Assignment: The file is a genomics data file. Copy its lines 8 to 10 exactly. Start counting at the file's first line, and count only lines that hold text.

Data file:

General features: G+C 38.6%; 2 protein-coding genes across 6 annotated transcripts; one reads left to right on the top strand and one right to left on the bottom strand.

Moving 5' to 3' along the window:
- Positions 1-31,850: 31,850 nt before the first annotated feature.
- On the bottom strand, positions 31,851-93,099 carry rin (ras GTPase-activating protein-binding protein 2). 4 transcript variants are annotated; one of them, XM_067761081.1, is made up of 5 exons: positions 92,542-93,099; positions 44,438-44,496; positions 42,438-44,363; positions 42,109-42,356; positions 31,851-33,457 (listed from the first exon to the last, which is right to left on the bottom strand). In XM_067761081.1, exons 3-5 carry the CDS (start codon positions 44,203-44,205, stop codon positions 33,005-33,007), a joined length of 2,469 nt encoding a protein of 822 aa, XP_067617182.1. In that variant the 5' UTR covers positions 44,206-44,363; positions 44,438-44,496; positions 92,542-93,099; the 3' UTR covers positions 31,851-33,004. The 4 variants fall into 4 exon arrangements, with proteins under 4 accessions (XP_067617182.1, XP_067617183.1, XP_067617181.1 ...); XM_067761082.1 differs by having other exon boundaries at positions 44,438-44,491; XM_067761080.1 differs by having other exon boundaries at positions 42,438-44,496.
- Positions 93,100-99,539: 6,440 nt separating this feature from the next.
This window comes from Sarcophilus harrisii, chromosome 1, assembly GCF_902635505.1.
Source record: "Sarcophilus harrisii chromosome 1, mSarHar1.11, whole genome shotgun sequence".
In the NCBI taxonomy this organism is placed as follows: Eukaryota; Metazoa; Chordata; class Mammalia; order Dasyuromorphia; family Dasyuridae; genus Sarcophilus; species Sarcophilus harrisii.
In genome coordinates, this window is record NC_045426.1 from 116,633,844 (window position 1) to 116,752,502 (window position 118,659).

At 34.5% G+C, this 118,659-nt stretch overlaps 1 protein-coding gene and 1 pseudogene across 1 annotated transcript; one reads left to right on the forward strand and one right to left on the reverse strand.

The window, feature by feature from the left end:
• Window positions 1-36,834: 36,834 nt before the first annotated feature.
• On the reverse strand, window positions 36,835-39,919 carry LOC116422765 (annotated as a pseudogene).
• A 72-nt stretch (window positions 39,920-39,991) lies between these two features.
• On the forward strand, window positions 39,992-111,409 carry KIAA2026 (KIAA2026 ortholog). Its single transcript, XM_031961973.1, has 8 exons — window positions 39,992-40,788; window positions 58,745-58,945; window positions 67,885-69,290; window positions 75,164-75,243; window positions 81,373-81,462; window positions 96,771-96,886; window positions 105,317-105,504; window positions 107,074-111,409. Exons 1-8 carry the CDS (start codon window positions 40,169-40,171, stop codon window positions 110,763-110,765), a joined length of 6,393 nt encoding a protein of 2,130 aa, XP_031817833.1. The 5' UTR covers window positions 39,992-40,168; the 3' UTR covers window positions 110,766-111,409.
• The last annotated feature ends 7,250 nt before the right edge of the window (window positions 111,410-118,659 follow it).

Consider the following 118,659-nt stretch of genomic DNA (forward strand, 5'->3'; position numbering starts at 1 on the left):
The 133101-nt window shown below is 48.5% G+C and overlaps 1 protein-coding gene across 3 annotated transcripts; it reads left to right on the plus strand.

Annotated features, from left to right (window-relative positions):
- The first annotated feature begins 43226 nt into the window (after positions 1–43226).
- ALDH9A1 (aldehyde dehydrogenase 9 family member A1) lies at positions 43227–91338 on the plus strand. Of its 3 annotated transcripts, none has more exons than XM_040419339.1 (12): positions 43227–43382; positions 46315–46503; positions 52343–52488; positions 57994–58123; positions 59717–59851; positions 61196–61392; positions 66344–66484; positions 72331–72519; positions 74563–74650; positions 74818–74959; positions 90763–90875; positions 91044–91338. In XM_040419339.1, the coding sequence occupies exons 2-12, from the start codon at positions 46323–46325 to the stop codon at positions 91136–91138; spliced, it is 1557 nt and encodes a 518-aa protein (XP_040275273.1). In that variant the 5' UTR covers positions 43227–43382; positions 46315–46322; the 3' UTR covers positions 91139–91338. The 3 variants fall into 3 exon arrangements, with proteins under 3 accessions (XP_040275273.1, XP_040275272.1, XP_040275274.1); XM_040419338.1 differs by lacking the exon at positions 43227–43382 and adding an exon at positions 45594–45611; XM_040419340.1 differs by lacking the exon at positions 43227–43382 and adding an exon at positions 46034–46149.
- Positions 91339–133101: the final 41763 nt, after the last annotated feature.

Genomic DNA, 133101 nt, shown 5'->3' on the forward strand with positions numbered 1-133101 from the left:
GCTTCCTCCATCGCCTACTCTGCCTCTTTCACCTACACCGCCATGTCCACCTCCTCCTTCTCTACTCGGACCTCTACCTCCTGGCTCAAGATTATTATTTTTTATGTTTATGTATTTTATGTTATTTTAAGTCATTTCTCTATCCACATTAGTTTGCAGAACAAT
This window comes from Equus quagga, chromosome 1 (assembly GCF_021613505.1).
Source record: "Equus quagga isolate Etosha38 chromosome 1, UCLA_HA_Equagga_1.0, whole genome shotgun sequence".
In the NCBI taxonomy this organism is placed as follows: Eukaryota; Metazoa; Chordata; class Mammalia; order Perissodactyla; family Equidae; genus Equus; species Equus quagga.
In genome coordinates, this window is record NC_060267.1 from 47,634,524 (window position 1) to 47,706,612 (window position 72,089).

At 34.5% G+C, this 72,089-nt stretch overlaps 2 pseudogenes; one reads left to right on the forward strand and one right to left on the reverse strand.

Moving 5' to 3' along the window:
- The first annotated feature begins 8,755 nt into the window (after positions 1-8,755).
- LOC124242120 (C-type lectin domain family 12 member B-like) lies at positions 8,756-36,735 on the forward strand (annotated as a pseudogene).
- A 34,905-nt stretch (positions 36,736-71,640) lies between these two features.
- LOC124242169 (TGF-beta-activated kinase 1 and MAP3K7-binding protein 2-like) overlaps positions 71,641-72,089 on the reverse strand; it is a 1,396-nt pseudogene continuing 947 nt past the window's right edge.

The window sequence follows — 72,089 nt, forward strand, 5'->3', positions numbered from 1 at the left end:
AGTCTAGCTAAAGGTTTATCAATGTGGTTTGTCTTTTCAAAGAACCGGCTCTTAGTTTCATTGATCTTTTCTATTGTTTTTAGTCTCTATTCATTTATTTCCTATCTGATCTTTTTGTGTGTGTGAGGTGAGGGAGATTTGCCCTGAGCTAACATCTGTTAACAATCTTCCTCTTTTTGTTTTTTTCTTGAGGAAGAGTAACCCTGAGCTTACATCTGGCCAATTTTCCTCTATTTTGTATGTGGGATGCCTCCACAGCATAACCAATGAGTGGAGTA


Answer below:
In the NCBI taxonomy this organism is placed as follows: Eukaryota; Metazoa; Chordata; class Mammalia; order Dasyuromorphia; family Dasyuridae; genus Sarcophilus; species Sarcophilus harrisii.
In genome coordinates, this window is record NC_045426.1 from 116,633,844 (window position 1) to 116,752,502 (window position 118,659).

At 34.5% G+C, this 118,659-nt stretch overlaps 1 protein-coding gene and 1 pseudogene across 1 annotated transcript; one reads left to right on the forward strand and one right to left on the reverse strand.